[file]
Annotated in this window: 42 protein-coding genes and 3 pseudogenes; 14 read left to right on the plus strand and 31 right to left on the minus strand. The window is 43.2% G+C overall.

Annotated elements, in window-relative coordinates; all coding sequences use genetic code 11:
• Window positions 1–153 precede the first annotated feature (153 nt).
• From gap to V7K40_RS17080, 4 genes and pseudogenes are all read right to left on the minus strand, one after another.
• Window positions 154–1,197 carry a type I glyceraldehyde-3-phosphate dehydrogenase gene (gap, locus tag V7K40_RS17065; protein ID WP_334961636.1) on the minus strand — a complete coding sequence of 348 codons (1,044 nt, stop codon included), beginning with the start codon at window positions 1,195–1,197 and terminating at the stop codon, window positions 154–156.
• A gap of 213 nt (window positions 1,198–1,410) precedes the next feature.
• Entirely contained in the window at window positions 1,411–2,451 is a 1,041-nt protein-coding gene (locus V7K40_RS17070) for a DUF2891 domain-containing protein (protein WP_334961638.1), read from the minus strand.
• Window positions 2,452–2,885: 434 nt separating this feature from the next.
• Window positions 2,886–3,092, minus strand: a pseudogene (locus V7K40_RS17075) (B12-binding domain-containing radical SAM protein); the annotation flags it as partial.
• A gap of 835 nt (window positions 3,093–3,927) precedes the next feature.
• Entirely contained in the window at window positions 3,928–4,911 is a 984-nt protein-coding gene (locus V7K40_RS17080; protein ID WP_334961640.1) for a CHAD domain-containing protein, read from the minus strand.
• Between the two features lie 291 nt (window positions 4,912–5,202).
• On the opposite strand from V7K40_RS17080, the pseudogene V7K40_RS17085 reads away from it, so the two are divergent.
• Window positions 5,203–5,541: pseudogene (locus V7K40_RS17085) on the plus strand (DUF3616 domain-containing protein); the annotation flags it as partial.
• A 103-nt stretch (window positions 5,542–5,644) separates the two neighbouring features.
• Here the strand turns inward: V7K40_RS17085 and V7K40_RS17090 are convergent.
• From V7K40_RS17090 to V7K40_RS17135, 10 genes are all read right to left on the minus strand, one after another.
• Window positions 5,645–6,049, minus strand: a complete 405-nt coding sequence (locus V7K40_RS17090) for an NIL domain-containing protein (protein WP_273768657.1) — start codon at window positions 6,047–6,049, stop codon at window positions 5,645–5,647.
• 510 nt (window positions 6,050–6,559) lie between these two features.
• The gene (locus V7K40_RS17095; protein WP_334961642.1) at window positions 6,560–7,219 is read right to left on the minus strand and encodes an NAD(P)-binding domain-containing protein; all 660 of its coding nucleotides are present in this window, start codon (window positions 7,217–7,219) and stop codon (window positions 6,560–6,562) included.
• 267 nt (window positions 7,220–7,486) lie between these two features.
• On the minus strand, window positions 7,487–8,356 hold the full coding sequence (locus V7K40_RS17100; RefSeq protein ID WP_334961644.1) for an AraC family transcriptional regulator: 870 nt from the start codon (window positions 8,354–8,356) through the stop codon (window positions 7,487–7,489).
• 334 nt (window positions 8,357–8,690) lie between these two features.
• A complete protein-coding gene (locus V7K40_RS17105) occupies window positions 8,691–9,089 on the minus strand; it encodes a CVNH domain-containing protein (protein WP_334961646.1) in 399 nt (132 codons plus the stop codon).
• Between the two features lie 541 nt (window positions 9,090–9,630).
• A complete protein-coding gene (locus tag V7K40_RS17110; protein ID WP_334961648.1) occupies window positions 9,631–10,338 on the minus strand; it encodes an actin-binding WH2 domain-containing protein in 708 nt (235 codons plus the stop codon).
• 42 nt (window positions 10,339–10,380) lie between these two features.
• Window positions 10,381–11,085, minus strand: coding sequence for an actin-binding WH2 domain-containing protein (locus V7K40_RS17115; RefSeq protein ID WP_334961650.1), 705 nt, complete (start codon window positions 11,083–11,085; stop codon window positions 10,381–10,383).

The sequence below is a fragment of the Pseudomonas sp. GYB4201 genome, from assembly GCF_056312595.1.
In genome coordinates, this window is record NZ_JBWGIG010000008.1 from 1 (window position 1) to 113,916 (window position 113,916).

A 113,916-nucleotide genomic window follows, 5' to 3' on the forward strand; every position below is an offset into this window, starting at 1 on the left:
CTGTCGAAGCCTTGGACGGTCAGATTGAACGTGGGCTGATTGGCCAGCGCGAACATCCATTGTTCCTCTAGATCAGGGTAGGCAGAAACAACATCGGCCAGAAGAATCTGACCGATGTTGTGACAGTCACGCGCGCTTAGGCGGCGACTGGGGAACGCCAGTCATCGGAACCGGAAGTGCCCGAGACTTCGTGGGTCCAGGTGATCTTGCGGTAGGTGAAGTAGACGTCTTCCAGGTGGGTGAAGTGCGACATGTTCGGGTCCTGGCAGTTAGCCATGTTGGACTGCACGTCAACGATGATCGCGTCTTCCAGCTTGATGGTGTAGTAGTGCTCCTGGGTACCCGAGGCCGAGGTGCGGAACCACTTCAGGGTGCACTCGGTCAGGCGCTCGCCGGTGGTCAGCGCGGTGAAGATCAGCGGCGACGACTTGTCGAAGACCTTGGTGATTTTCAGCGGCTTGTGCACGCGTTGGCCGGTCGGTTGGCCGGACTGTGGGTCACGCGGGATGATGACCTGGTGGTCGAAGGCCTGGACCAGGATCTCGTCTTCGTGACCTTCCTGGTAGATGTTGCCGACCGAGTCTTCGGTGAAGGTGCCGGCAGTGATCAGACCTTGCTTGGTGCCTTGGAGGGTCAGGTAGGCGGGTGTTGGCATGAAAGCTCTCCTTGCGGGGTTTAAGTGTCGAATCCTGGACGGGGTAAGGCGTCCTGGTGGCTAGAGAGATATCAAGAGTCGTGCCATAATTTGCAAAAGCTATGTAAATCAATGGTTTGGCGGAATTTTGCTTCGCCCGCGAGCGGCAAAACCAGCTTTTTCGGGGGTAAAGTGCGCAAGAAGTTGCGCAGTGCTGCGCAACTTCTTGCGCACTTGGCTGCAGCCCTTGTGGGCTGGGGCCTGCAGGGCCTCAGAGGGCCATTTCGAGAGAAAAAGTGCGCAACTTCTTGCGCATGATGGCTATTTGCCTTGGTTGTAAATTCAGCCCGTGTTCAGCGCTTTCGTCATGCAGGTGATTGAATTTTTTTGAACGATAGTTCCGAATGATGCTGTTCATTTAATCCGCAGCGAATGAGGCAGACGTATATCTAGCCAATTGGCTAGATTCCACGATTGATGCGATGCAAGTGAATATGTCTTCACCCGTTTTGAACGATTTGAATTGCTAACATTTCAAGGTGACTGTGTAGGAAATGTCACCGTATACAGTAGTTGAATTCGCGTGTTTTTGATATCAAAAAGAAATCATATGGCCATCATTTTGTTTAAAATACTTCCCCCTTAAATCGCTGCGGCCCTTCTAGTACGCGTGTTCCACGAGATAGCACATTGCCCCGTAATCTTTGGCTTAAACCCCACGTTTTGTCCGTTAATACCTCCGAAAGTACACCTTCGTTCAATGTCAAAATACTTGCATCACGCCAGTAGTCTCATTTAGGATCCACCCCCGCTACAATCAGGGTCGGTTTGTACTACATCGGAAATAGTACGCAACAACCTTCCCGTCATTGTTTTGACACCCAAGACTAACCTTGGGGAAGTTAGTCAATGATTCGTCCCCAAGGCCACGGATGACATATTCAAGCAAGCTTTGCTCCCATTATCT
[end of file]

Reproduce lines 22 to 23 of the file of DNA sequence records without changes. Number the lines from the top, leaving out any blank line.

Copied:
• On the minus strand, window positions 7,487–8,356 hold the full coding sequence (locus V7K40_RS17100; RefSeq protein ID WP_334961644.1) for an AraC family transcriptional regulator: 870 nt from the start codon (window positions 8,354–8,356) through the stop codon (window positions 7,487–7,489).
• 334 nt (window positions 8,357–8,690) lie between these two features.